Before we start on this recap, a bit of news: Bones has been renewed for a NINTH season! And all the current cast are signed on to stay on board (with no contract drama, aren’t they the best?).
A skydiver calls his wife to assure her he’s fine, while he’s stuck in a tree. Some branches break, shifting him farther down, where he finds himself next to something big in a net of webbing. Yeah, it’s a body. Yeah, he freaks out. As would we all.
At the scene, Cam investigates a Jeep and discovers blood that’s been wiped clean from the passenger seat. She slices into the cushion and finds it’s soaked with blood. The car was left in neutral so that it ran into the boulder, catapulting the body into the tree. Up in the tree, Hodgins really wants it to be a Mothman, but Brennan talks him into being serious. It’s a Caucasian male. As she slices into the cocoon to try to get to the body, worms fall on her face. She is much calmer, cooler, and collected about that than I would be. [AAAAH! ~ed.]
Thanks to its unique sinus cavities, the body is identified as James Sutton, an archaeologist who wrote a series of Indiana Jones-esque books. In each of his books, he features an artifact from one of his expeditions and goes on to sell that artifact for a great profit after.
Sutton’s pregnant widow, Marina, and her brother are brought in. She thought he died in a car accident. (Wait, how does she know that if he was only just found?) She and James met in Chechnya and married, and Marina only moved over a month ago. Her brother came over to support her when James disappeared. The last time Marina saw him was when he last came back from Russia, he was very excited about his discovery. She hands them a key and says (through her translating brother) that she’s very sad that he’ll never know his child.
The key is to a space at DC Art and Wine Storage, temperature controlled for special storage items. They enter Sutton’s space and Brennan licks one of the bones on the table. Since it’s porous and sticks to her tongue, it’s human. Booth jumps to serial killer, but Brennan says that there’s documentation that says they’re paleolithic. When they get back to the lab, Brennan is upset to find that those remains have been turned over to Clark Edison, since ancient remains are his territory. Brennan is upset, but Clark takes the bones away.
Hodgins, with the assistance of some worm-eating crows, has cleared off the body, and finds some particles in a wound on the back of the ribs. B&B visit Sutton’s publisher (hi there, Amy Yasbeck!), who last heard from him last week. Sutton was excited at a great find, which meant he could publish something of real merit. She doesn’t deal with the artifact sales, though, so she didn’t know who they were sold to. She just knew some guy in Texas bought most of them. Sweets finds the guy, a Mr. Wilson, a creationist with a museum. Sweets doesn’t understand why he would buy artifacts that contradicted what he believed. Wilson funded Sutton’s last trip and was getting angry that Sutton wouldn’t deliver the remains. Sweets brings him in and questions him about his beliefs and what he did with the artifacts he bought (none made it into his museum). Wilson says that Sutton stole the bones from him by refusing to sell them to him.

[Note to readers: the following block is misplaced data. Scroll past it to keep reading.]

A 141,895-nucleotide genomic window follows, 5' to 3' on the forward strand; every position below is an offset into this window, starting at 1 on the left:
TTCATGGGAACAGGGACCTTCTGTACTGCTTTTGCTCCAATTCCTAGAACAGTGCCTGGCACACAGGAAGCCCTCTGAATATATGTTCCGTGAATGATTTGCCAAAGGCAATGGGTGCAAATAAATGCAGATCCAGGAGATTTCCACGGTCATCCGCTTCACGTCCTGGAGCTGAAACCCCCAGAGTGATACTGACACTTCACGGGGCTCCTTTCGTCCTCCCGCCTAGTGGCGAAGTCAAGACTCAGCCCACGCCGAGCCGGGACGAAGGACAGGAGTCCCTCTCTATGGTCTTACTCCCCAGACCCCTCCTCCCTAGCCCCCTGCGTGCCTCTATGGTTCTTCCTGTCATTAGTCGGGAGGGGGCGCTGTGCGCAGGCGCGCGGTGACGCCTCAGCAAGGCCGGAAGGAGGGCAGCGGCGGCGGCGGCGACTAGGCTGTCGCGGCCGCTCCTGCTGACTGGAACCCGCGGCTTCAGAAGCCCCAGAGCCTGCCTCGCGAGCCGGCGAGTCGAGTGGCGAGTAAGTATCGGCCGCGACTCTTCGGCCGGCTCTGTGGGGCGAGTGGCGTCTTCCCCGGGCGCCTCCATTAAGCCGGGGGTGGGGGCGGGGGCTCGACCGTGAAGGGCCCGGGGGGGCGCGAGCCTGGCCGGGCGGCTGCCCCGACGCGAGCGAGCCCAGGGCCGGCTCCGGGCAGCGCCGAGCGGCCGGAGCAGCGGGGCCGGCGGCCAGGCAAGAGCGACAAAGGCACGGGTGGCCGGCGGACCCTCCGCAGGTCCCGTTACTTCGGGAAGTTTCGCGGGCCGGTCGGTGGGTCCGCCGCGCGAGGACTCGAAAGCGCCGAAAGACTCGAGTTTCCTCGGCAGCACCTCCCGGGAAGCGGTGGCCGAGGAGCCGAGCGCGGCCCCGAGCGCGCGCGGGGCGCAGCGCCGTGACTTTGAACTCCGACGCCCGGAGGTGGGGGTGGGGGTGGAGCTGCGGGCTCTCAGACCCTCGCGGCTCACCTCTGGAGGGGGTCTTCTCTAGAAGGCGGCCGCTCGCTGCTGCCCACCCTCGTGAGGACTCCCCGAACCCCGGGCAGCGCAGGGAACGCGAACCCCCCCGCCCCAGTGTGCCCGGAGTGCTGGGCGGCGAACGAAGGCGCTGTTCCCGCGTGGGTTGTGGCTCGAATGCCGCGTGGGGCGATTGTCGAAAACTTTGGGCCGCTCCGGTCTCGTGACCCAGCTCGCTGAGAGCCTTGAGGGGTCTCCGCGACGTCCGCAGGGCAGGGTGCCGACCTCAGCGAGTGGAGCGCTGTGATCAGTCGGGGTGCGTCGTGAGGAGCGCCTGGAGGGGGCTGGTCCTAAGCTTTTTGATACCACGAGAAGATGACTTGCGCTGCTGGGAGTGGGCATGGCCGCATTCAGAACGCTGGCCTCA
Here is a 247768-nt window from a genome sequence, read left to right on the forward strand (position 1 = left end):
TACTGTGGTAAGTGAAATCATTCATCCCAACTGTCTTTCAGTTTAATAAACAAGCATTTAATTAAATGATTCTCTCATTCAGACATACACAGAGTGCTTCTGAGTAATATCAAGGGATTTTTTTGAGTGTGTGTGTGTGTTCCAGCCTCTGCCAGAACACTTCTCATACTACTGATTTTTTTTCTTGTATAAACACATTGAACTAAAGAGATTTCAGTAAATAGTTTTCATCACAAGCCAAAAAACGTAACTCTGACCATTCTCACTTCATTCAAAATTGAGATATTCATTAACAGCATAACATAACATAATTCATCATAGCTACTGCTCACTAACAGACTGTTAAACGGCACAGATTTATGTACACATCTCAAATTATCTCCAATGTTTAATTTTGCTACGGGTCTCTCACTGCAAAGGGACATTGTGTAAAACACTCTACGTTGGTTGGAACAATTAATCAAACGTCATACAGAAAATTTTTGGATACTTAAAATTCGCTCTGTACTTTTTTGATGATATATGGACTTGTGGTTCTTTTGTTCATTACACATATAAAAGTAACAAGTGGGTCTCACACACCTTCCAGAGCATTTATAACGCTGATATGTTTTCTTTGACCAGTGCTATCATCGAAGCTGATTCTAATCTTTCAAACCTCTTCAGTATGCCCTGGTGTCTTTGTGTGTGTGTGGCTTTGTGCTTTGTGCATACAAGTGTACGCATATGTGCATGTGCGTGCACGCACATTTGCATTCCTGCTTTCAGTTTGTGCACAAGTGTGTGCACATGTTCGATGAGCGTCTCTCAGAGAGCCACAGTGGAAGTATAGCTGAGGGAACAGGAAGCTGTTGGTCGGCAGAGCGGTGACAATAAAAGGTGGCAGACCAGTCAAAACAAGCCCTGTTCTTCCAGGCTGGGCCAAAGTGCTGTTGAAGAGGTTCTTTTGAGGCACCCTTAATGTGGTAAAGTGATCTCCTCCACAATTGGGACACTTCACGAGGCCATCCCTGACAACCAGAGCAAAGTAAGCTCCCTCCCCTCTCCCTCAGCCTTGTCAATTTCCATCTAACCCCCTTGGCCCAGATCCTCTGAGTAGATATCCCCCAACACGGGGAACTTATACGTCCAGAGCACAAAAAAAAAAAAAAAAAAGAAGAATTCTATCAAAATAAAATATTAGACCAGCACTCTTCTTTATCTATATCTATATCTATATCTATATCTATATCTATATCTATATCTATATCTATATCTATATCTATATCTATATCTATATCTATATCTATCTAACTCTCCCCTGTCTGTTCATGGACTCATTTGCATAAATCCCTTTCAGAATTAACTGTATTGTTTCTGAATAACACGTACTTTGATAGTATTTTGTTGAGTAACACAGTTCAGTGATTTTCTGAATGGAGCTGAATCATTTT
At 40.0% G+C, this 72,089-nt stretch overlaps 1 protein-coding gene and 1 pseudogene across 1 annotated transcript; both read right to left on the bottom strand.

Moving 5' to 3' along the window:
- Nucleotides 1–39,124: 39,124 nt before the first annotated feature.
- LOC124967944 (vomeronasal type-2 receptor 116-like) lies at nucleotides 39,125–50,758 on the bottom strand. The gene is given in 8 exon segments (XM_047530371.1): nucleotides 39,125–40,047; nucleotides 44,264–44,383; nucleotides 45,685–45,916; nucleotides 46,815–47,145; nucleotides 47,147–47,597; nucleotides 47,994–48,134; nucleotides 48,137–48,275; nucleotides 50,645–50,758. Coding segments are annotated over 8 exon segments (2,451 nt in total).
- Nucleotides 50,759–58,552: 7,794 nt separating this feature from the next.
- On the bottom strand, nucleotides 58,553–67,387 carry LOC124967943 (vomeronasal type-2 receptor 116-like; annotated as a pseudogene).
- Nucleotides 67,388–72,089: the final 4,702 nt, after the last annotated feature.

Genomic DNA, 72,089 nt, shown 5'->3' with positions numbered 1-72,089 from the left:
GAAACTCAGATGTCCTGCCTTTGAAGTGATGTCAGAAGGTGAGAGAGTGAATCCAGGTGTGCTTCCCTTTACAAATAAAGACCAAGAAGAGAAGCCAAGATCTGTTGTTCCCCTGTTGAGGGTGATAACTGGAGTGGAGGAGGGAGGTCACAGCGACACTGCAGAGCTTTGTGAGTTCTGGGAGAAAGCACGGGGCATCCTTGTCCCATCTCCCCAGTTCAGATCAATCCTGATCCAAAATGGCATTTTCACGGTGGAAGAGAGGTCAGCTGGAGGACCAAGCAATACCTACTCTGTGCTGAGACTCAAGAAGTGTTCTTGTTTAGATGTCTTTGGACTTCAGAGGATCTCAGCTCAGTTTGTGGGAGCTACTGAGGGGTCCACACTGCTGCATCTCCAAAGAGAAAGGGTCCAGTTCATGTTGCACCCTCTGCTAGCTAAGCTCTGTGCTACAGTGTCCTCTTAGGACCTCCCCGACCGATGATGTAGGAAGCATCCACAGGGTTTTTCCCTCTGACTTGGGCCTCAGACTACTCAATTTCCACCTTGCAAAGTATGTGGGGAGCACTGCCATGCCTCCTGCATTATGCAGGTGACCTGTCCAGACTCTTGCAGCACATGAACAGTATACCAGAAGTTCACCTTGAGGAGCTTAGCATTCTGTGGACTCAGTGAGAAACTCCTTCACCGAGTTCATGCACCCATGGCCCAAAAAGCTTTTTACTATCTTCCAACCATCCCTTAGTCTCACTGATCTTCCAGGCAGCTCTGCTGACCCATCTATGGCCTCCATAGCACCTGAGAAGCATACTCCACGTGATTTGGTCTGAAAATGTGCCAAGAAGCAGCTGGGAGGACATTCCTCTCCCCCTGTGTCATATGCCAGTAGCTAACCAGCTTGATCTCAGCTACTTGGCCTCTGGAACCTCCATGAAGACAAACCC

Brennan suspects that the particles in the wounds on Sutton’s back were the result of a flogging, about two months ago. Sweets brings Marina in again, she admits that her family is traditional. They didn’t want her to marry a foreigner, so her father had Sutton whipped. When he got better, she followed him to the U.S., so now she can’t go home; she’s dishonored her family by leaving. Brennan finds some more wounds, indicating that Sutton received a blow to the shoulder, then turned to defend himself, and got cut down into the armpit area, severing an artery, killing him in under a minute. Booth brings in Marina’s brother, who was Russian special forces trained. He was broke two weeks ago then got a transfer for $20K. Booth thinks that he asked daddy for a bailout and daddy told him to take out Sutton to honor the family. Brother lawyers up.